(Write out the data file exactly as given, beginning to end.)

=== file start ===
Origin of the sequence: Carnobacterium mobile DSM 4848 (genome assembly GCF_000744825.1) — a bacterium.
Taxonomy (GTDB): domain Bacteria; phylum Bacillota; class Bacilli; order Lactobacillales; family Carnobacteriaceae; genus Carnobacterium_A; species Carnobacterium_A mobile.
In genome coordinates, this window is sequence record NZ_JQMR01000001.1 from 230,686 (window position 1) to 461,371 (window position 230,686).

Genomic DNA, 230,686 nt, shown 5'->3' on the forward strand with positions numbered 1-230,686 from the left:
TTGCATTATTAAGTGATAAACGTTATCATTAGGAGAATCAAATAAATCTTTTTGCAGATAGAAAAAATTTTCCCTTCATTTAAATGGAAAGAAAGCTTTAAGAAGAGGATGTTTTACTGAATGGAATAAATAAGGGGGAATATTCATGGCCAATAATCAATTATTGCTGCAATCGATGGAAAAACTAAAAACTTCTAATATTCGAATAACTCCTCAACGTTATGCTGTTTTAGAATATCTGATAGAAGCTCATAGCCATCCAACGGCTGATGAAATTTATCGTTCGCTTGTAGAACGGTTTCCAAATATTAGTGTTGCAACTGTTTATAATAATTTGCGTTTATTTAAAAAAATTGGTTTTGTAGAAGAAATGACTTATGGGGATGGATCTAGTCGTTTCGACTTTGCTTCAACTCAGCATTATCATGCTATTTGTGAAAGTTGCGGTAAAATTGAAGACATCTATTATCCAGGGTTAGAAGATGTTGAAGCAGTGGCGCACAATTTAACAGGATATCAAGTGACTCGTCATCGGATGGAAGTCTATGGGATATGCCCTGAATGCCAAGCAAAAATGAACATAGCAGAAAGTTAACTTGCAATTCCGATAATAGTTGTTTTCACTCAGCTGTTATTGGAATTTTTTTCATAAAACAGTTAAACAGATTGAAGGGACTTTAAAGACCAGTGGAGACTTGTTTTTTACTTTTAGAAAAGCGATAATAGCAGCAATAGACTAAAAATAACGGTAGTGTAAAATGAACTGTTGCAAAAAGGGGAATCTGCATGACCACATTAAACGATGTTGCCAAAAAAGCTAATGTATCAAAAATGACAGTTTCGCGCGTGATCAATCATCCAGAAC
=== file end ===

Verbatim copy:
Origin of the sequence: Carnobacterium mobile DSM 4848 (genome assembly GCF_000744825.1) — a bacterium.
Taxonomy (GTDB): domain Bacteria; phylum Bacillota; class Bacilli; order Lactobacillales; family Carnobacteriaceae; genus Carnobacterium_A; species Carnobacterium_A mobile.
In genome coordinates, this window is sequence record NZ_JQMR01000001.1 from 230,686 (window position 1) to 461,371 (window position 230,686).

Genomic DNA, 230,686 nt, shown 5'->3' on the forward strand with positions numbered 1-230,686 from the left:
TTGCATTATTAAGTGATAAACGTTATCATTAGGAGAATCAAATAAATCTTTTTGCAGATAGAAAAAATTTTCCCTTCATTTAAATGGAAAGAAAGCTTTAAGAAGAGGATGTTTTACTGAATGGAATAAATAAGGGGGAATATTCATGGCCAATAATCAATTATTGCTGCAATCGATGGAAAAACTAAAAACTTCTAATATTCGAATAACTCCTCAACGTTATGCTGTTTTAGAATATCTGATAGAAGCTCATAGCCATCCAACGGCTGATGAAATTTATCGTTCGCTTGTAGAACGGTTTCCAAATATTAGTGTTGCAACTGTTTATAATAATTTGCGTTTATTTAAAAAAATTGGTTTTGTAGAAGAAATGACTTATGGGGATGGATCTAGTCGTTTCGACTTTGCTTCAACTCAGCATTATCATGCTATTTGTGAAAGTTGCGGTAAAATTGAAGACATCTATTATCCAGGGTTAGAAGATGTTGAAGCAGTGGCGCACAATTTAACAGGATATCAAGTGACTCGTCATCGGATGGAAGTCTATGGGATATGCCCTGAATGCCAAGCAAAAATGAACATAGCAGAAAGTTAACTTGCAATTCCGATAATAGTTGTTTTCACTCAGCTGTTATTGGAATTTTTTTCATAAAACAGTTAAACAGATTGAAGGGACTTTAAAGACCAGTGGAGACTTGTTTTTTACTTTTAGAAAAGCGATAATAGCAGCAATAGACTAAAAATAACGGTAGTGTAAAATGAACTGTTGCAAAAAGGGGAATCTGCATGACCACATTAAACGATGTTGCCAAAAAAGCTAATGTATCAAAAATGACAGTTTCGCGCGTGATCAATCATCCAGAAC